*ENGLEWOOD, Colo. -- *It was the fourth quarter, the Broncos trailed by three scores, and Demaryius Thomas had already been to the X-ray room to be examined for what would later be be diagnosed as a leg bruise.
Having just absorbed another hit, he moved slowly and laboriously back to the line of scrimmage. But he wasn't coming out, and despite the accumulation of blows from Giants defenders, he stayed in the game, grappling until the end of the 23-10 loss.
“It took some guts to stay out there," Head Coach Vance Joseph said. "He was actually nicked in and had an X-ray in the third quarter and came back to play.
Thomas’ perseverance through pain also drew the praise and respect of his teammates.
"The way he fought through his injury [Sunday night] was special," wide receiver Bennie Fowler III said.
He slogged through for his most productive game of the season, finishing with 10 catches for 133 yards.
"He’s a difference maker,'" quarterback Trevor Siemian said.
Thomas' night was marred by a fumble, but that came when he was fighting for yardage on fourth-and-5 in a desperate situation, attempting to keep a drive alive with his team down by three scores. He reached the line to gain, but lost the football as he got there.
Despite his production, that play rankled him.
"I could have played better, especially on the conversion," Thomas said. "I converted on fourth-and-5 and turned it over; that would’ve been big for us."
With Emmanuel Sanders and Isaiah McKenzie sidelined next week because of sprained ankles and Cody Latimer still battling a knee injury, the Broncos could need Thomas more than ever against the Chargers.
RAY SET FOR RETURN**
When the Broncos practice Wednesday, outside linebacker Shane Ray will be there for the first time since the second day of training camp -- a day that saw him practice with the ligaments in his wrist already torn.
Somehow, Ray practiced through that pain, persisting with a pain tolerance that seemed to rival Happy Gilmore taking a fusillade of baseballs to the chest and forehead in the batting cage.
"I blew my whole wrist out, and I looked at it, and it started popping. I started doing this," he said, waving his wrist, "and I was like, 'Why is my wrist popping?' and I called the training staff and I said, 'Hey, cut all this tape off my wrist off and put a brace on,' and they did that and I went out, finished practice and I was still getting sacks."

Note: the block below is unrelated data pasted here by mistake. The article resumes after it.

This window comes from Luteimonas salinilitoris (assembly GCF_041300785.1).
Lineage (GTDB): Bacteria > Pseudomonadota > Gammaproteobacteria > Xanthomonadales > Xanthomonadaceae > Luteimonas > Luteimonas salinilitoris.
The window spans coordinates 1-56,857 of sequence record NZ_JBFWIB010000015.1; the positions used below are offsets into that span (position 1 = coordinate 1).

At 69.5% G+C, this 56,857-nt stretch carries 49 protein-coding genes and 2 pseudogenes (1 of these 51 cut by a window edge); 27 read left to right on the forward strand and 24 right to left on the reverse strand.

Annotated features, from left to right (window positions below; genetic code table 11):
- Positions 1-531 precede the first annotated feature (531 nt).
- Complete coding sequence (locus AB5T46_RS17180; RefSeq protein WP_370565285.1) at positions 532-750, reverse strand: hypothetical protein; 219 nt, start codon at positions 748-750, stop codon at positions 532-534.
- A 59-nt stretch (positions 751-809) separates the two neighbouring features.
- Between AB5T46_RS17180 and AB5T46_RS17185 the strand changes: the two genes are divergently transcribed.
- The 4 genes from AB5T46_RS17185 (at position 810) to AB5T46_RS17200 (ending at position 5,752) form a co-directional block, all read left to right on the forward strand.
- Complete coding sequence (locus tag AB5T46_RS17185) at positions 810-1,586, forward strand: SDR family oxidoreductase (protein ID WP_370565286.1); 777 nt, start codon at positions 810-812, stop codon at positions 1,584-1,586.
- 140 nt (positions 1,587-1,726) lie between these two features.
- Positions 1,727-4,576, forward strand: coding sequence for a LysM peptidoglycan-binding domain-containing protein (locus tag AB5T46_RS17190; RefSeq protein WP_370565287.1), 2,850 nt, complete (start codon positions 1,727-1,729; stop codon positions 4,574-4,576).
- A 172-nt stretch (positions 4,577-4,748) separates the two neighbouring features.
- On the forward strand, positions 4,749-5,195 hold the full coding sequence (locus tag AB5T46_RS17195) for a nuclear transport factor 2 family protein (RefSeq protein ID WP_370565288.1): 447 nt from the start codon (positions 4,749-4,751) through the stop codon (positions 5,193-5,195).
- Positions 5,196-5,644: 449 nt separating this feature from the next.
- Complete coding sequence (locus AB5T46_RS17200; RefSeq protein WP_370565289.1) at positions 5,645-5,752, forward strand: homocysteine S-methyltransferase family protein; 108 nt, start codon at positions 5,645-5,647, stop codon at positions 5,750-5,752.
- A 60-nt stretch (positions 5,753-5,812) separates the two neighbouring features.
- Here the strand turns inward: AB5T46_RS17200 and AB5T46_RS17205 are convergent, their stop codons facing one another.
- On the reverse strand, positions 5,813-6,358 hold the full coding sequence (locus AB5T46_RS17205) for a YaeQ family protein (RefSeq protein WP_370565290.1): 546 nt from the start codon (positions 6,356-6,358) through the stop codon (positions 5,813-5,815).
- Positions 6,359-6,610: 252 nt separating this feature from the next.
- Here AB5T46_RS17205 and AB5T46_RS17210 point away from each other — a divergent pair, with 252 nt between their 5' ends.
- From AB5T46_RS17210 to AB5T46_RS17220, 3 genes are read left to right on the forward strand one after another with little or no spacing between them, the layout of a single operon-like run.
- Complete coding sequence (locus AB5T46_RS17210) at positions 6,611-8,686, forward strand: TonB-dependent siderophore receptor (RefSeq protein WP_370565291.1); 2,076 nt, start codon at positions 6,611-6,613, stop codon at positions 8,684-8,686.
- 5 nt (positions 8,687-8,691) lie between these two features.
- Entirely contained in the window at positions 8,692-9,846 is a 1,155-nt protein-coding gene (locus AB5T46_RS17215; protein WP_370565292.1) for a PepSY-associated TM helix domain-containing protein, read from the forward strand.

It was a pain that he still doesn't know how to describe, and yet he pushed through it.
"For me, I felt like I could play through it," he said. "If I practiced this day, and then I came out and practiced a second day, in my mind, I was like, 'Oh, it's probably just a sprain, like I just sprained it real good, and I'll probably have to do some treatment.' But I didn't realize that I blew my whole wrist out. It's just how it goes."
Nearly three months and a surgical procedure later, Ray has "no pain whatsoever," but will play at a lower weight than he carried into training camp.
The injury prevented him from extensive upper-body weight training, so he dropped from 244 pounds to 234 -- eight pounds below his typical playing weight. He said he expects to add mass over the rest of the season as he returns to upper-body weight work.
"With me being able to lift weights more, I'll naturally put on six pounds in an easy week and probably another four after that, and that's what I'll stay at," Ray said.
He was able to continue core work and lower-body conditioning, so he expects to lean on his speed and agility to attack opposing quarterbacks.
"Speed, body control, core work and legs have been my medley for this time period of being injured," Ray said. "My lower body and core is way stronger than it was before injured -- which I think is more important, because I can still win with a lot of speed, I can still win with quickness.
"I don't have to use power as much if I'm faster."
Ray will play with a cast on his wrist for the rest of the season, but it will not be an unwieldy apparatus.
"It's not like I have a club where I don't have access to my fingers or my thumbs," Ray said. I've got full movement in my fingers. My cast will be under my knuckles.
"As far as I'm concerned, if I can grab, I can play football, and it's time to go."
The cast will help protect Ray's wrist, which still has screws in it for stabilization purposes. In the offseason, he will have another procedure to remove them.